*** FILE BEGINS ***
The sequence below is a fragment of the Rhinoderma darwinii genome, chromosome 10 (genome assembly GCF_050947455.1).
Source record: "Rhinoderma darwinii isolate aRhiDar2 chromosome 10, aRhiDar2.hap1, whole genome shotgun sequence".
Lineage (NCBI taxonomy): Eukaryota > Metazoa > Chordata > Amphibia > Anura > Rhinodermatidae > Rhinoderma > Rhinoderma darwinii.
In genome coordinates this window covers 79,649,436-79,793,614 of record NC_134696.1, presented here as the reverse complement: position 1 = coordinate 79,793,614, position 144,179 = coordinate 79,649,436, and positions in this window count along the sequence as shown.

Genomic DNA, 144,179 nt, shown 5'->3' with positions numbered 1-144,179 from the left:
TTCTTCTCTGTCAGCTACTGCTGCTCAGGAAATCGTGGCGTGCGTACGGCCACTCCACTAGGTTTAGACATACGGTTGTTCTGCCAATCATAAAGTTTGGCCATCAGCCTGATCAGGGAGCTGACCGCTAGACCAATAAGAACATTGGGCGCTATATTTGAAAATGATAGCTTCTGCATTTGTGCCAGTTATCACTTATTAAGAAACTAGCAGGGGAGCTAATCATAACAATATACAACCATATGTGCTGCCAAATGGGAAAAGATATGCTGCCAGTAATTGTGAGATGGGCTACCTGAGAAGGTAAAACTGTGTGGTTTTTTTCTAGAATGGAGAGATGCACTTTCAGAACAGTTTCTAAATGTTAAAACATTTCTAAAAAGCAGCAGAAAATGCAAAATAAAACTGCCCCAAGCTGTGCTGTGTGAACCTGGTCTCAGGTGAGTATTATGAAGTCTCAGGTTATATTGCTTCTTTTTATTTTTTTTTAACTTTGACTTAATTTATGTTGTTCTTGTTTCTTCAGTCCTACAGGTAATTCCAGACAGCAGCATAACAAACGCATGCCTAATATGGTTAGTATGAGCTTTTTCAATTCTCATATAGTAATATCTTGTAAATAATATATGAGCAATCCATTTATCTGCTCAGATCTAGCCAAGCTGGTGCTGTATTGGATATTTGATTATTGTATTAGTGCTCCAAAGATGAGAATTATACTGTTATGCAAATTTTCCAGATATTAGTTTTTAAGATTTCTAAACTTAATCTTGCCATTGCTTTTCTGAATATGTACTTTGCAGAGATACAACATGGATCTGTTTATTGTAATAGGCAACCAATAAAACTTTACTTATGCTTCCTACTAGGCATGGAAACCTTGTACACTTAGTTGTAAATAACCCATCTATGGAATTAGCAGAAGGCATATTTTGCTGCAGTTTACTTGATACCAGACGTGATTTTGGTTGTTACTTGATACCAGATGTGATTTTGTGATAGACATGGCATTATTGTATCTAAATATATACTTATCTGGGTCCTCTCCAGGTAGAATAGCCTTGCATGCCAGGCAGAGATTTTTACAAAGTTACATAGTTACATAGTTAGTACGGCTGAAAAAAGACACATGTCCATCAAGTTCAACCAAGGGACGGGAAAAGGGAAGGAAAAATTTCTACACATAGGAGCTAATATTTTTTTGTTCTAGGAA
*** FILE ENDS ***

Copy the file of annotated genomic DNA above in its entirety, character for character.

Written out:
The sequence below is a fragment of the Rhinoderma darwinii genome, chromosome 10 (genome assembly GCF_050947455.1).
Source record: "Rhinoderma darwinii isolate aRhiDar2 chromosome 10, aRhiDar2.hap1, whole genome shotgun sequence".
Lineage (NCBI taxonomy): Eukaryota > Metazoa > Chordata > Amphibia > Anura > Rhinodermatidae > Rhinoderma > Rhinoderma darwinii.
In genome coordinates this window covers 79,649,436-79,793,614 of record NC_134696.1, presented here as the reverse complement: position 1 = coordinate 79,793,614, position 144,179 = coordinate 79,649,436, and positions in this window count along the sequence as shown.

Genomic DNA, 144,179 nt, shown 5'->3' with positions numbered 1-144,179 from the left:
TTCTTCTCTGTCAGCTACTGCTGCTCAGGAAATCGTGGCGTGCGTACGGCCACTCCACTAGGTTTAGACATACGGTTGTTCTGCCAATCATAAAGTTTGGCCATCAGCCTGATCAGGGAGCTGACCGCTAGACCAATAAGAACATTGGGCGCTATATTTGAAAATGATAGCTTCTGCATTTGTGCCAGTTATCACTTATTAAGAAACTAGCAGGGGAGCTAATCATAACAATATACAACCATATGTGCTGCCAAATGGGAAAAGATATGCTGCCAGTAATTGTGAGATGGGCTACCTGAGAAGGTAAAACTGTGTGGTTTTTTTCTAGAATGGAGAGATGCACTTTCAGAACAGTTTCTAAATGTTAAAACATTTCTAAAAAGCAGCAGAAAATGCAAAATAAAACTGCCCCAAGCTGTGCTGTGTGAACCTGGTCTCAGGTGAGTATTATGAAGTCTCAGGTTATATTGCTTCTTTTTATTTTTTTTTAACTTTGACTTAATTTATGTTGTTCTTGTTTCTTCAGTCCTACAGGTAATTCCAGACAGCAGCATAACAAACGCATGCCTAATATGGTTAGTATGAGCTTTTTCAATTCTCATATAGTAATATCTTGTAAATAATATATGAGCAATCCATTTATCTGCTCAGATCTAGCCAAGCTGGTGCTGTATTGGATATTTGATTATTGTATTAGTGCTCCAAAGATGAGAATTATACTGTTATGCAAATTTTCCAGATATTAGTTTTTAAGATTTCTAAACTTAATCTTGCCATTGCTTTTCTGAATATGTACTTTGCAGAGATACAACATGGATCTGTTTATTGTAATAGGCAACCAATAAAACTTTACTTATGCTTCCTACTAGGCATGGAAACCTTGTACACTTAGTTGTAAATAACCCATCTATGGAATTAGCAGAAGGCATATTTTGCTGCAGTTTACTTGATACCAGACGTGATTTTGGTTGTTACTTGATACCAGATGTGATTTTGTGATAGACATGGCATTATTGTATCTAAATATATACTTATCTGGGTCCTCTCCAGGTAGAATAGCCTTGCATGCCAGGCAGAGATTTTTACAAAGTTACATAGTTACATAGTTAGTACGGCTGAAAAAAGACACATGTCCATCAAGTTCAACCAAGGGACGGGAAAAGGGAAGGAAAAATTTCTACACATAGGAGCTAATATTTTTTTGTTCTAGGAA